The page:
A. Check to see if you have your prescribed meds in your system?
B. Check for illegal drugs in your system?
You may be
referencing routine lab work (blood tests and urinalysis) during
physicals that may note high blood sugars as well as high cholesterol
and many other abnormalities.
You may at that time be checked for illegal drugs. That is almost
accidental because sometimes VA does check you for legal drugs. Here is
how it works...
If you have a condition
that causes chronic pain, you may be on long term therapy with oral
narcotic medications. In both the civilian world as well as the veterans
world, most treating caregivers today require that you will sign a
That agreement tells your doctor that you will only
take the narcotic strictly as prescribed and that you won't share it
with anyone else. It will also say that you agree to take a drug test to
see if there is a therapeutic level of the drug in your system. These
tests may be random or scheduled.
There has been an infrequent problem that patients will use their
narcotics to turn a profit...they may sell the pills to others. If you
are tested for your particular drug and you do not have any of it in
your system, you'll have some explaining to do.
For example, if your
prescription says you are to take 3 pills each day for your pain and you
have none of the medicine in your blood or urine, that would indicate
that you haven't taken the medicine for days and that you probably don't
When you are tested, the most frequent test is by urinalysis. Each test
kit has a cost associated with it. There are different types of test
kits that detect different types of drugs. The lower cost testing
supplies usually test for 4 drugs at the same time. Other kits will test
for 6 or 8 or more. As you would guess, the more drugs detected, the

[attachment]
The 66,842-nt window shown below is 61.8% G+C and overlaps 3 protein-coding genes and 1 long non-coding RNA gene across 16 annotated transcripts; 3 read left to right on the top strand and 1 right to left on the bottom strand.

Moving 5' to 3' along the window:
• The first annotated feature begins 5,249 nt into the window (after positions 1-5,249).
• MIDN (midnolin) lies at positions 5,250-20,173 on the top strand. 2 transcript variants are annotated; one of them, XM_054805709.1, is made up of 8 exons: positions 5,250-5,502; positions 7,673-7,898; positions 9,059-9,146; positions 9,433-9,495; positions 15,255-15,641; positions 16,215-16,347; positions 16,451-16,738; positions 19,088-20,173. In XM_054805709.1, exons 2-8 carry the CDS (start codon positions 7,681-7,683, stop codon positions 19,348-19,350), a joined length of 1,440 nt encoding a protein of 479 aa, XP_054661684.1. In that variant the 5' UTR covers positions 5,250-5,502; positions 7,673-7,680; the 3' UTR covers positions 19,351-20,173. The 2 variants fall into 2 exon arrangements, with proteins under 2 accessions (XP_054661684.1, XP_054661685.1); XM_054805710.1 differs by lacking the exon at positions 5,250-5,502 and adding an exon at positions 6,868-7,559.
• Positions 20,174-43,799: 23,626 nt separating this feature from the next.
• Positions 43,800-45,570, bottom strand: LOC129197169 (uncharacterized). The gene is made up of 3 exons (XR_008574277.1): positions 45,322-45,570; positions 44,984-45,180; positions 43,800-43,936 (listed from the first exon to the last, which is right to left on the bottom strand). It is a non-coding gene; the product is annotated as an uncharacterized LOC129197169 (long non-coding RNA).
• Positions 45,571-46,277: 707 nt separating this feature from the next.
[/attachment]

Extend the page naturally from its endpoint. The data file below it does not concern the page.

higher the cost of the kit.
Beyond all that, to my
knowledge veterans are not routinely tested for illegal drugs. The
expense alone would be huge and in a more or less routine circumstance,
testing of all patients at a given facility may show that hundreds or
even thousands were using marijuana. The question of "What then?"
arises. Once VA identified all these veterans what should they do?
There are instances where mental health patients who are taking
psychotropic drugs will be tested to ensure that they are not taking
illegal drugs. That's a very serious situation as the mental health
patient can negatively affect the treatment plan by mixing their
prescribed medicines with recreational drugs. Patients who are
candidates for organ transplants may also be counseled (and tested)
about using recreational drugs because of the amount of anti-rejection
medicines they are likely to be required to take.
recently issued a policy about the use of marijuana by patients. State
laws regarding medicinal marijuana are changing across America but
federal laws aren't. VA is a federal institution and must walk a fine
line between condemning the use of marijuana or endorsing it.
What they did in the policy statement was to leave it up the the
individual treating doctor as to how to handle such a thing. VA will not
allow doctors to prescribe medicinal marijuana but your doctor can
pretty much ignore your use of it if he or she doesn't see a problem.
If your doctor believes that you have a conflict with the use of
prescribed medications and smoking marijuana, you may be instructed that
you must make a choice of marijuana or prescribed medications. That is
strictly a therapeutic decision by the provider and little appeal is
available should it happen to you.